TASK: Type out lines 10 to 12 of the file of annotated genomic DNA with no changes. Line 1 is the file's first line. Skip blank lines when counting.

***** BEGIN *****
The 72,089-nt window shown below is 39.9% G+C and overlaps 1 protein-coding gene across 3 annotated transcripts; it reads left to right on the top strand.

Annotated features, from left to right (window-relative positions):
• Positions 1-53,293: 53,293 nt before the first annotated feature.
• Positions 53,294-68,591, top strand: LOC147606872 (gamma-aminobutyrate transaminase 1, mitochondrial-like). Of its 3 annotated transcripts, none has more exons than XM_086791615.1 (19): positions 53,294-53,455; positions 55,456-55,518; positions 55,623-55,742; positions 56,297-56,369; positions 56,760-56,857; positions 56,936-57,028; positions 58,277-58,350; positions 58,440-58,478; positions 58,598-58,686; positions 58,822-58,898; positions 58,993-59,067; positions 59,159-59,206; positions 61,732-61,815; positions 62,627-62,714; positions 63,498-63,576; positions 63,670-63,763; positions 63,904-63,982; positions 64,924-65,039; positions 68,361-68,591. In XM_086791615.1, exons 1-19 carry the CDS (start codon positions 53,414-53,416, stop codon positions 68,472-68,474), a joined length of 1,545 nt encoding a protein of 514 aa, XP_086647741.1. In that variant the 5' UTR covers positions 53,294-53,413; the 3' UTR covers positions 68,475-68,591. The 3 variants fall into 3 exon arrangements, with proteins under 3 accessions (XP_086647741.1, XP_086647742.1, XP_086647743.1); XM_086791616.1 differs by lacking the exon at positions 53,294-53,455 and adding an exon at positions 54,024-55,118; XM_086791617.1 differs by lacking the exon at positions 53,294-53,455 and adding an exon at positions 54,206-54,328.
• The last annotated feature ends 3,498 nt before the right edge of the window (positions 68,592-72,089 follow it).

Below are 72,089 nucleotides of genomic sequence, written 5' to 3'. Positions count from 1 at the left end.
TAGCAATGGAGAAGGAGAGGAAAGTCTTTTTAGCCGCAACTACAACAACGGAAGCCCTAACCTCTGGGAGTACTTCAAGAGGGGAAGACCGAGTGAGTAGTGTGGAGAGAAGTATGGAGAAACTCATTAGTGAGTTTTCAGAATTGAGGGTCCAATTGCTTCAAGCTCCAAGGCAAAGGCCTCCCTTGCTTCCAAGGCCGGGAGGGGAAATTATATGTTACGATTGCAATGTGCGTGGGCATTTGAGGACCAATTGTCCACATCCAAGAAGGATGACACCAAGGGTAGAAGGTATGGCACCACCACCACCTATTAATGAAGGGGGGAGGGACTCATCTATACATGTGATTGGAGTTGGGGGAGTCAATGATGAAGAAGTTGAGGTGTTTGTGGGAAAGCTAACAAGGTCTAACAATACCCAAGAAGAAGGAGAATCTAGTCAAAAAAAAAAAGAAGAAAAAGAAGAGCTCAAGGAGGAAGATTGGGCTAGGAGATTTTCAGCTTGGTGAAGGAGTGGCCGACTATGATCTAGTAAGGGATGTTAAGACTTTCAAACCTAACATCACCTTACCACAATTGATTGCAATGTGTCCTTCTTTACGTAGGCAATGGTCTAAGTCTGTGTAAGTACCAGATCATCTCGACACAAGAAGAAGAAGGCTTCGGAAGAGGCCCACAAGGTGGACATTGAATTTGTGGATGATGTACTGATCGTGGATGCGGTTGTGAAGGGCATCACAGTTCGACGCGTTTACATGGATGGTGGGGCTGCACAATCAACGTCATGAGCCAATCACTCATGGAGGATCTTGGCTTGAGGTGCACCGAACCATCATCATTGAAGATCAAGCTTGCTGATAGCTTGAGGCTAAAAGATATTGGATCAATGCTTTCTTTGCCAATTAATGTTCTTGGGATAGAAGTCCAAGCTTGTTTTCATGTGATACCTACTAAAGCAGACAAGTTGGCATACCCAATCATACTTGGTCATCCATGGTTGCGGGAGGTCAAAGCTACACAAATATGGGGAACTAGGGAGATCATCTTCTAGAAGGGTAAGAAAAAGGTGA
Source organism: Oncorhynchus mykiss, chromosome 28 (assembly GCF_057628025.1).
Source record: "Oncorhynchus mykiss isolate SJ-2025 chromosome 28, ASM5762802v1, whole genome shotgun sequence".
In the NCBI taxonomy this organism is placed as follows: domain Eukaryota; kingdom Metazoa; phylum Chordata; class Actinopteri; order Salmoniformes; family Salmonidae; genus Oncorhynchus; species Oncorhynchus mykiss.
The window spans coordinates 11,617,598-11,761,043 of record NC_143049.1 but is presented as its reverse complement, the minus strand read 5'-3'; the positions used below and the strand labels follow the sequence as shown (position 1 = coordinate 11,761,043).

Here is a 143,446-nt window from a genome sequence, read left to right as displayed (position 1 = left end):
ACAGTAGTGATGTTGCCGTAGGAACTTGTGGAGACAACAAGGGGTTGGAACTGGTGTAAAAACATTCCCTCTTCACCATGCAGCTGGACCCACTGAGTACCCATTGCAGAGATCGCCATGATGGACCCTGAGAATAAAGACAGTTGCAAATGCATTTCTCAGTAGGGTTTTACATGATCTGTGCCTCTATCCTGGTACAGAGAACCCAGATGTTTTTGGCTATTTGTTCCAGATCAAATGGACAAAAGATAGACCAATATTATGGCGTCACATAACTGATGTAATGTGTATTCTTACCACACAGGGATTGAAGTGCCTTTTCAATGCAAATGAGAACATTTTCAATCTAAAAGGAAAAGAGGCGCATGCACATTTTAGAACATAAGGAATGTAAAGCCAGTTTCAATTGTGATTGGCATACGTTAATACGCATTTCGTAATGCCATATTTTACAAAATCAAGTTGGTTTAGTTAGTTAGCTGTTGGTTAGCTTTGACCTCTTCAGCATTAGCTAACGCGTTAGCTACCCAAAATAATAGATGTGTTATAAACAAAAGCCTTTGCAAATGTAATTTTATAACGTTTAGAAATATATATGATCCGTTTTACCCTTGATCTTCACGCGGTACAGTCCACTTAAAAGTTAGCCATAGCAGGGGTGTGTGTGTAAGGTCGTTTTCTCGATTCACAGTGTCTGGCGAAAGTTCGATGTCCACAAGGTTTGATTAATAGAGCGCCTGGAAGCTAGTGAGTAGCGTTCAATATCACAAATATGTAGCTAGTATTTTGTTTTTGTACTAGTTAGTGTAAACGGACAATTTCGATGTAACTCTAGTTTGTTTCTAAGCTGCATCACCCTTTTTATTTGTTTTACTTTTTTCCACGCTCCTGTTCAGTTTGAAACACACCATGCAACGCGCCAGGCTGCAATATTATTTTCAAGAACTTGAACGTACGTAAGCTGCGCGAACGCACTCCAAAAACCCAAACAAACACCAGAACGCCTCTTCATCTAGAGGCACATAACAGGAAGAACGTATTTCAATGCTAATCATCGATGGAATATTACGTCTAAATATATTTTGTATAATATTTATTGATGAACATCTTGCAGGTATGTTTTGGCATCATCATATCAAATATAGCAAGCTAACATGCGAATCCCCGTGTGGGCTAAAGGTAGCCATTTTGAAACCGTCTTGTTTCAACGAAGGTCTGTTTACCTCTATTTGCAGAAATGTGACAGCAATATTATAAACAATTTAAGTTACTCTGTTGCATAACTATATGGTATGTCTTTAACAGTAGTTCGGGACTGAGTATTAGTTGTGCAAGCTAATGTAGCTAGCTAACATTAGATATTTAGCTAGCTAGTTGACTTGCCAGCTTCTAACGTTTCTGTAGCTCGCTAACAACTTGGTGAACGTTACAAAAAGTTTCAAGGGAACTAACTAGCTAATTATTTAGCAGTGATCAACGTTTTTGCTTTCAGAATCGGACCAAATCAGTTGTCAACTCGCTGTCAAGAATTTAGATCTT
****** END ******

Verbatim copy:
In the NCBI taxonomy this organism is placed as follows: domain Eukaryota; kingdom Metazoa; phylum Chordata; class Actinopteri; order Salmoniformes; family Salmonidae; genus Oncorhynchus; species Oncorhynchus mykiss.
The window spans coordinates 11,617,598-11,761,043 of record NC_143049.1 but is presented as its reverse complement, the minus strand read 5'-3'; the positions used below and the strand labels follow the sequence as shown (position 1 = coordinate 11,761,043).

Here is a 143,446-nt window from a genome sequence, read left to right as displayed (position 1 = left end):